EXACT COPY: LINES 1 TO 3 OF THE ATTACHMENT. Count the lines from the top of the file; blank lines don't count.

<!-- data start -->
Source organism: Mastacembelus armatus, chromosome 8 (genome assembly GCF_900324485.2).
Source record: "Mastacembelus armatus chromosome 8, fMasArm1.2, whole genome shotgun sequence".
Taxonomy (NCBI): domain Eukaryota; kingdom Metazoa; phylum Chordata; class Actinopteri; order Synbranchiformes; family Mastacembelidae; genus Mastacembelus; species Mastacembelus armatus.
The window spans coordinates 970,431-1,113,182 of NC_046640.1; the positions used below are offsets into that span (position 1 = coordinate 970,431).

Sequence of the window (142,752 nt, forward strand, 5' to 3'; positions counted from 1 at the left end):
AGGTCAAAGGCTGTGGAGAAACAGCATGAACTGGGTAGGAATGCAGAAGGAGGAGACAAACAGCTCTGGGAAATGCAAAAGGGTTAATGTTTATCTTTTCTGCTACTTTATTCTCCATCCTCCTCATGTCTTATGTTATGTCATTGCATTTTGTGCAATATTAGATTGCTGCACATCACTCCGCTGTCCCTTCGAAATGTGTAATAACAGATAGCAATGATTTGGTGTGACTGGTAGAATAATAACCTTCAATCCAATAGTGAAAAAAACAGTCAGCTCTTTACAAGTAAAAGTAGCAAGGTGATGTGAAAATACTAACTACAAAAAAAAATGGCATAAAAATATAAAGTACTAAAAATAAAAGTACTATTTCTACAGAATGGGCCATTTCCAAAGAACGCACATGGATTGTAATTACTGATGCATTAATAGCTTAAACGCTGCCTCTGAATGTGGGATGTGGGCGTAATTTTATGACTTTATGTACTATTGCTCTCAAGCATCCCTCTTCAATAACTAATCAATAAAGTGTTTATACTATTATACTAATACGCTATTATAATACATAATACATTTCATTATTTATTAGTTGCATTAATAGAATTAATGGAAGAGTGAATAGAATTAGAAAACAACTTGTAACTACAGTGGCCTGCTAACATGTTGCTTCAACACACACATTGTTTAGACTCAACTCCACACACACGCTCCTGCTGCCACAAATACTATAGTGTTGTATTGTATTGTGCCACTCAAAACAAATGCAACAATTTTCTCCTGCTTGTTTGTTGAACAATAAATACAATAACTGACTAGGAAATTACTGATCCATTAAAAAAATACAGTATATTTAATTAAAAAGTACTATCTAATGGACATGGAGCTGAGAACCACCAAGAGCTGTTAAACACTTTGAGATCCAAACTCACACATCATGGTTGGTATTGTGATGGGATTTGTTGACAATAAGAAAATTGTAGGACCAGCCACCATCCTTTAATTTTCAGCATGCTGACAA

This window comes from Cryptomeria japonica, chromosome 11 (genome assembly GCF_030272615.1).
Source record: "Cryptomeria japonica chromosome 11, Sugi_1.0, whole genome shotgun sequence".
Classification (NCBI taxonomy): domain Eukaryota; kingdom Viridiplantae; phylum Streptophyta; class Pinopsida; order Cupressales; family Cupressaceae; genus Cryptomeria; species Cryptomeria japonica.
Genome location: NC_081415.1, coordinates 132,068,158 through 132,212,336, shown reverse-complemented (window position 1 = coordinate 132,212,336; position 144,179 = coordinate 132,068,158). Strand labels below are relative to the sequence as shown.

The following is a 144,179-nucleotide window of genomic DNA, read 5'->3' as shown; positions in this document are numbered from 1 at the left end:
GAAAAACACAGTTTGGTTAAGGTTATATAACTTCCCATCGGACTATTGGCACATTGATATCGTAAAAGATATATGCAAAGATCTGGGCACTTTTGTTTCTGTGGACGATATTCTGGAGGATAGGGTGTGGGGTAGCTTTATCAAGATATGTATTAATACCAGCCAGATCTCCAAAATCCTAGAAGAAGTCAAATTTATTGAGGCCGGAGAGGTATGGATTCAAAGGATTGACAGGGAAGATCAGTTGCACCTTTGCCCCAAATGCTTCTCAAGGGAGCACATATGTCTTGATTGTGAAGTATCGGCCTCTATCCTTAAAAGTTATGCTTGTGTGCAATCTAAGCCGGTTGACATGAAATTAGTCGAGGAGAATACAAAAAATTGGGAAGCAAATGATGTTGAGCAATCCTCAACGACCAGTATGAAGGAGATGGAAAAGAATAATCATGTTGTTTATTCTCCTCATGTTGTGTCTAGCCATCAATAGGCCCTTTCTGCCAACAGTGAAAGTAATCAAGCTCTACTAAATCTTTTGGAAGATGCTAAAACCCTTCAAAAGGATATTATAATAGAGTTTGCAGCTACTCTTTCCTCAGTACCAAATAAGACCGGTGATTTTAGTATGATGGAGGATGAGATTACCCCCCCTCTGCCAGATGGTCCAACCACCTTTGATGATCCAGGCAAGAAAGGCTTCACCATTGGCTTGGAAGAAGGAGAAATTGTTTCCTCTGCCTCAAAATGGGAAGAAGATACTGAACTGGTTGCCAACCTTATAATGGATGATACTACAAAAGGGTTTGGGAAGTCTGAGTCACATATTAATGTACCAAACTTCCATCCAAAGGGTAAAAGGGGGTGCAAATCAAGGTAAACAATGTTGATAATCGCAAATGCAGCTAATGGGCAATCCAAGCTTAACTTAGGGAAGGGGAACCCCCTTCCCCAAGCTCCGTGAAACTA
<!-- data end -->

Source organism: Mastacembelus armatus, chromosome 8 (genome assembly GCF_900324485.2).
Source record: "Mastacembelus armatus chromosome 8, fMasArm1.2, whole genome shotgun sequence".
Taxonomy (NCBI): domain Eukaryota; kingdom Metazoa; phylum Chordata; class Actinopteri; order Synbranchiformes; family Mastacembelidae; genus Mastacembelus; species Mastacembelus armatus.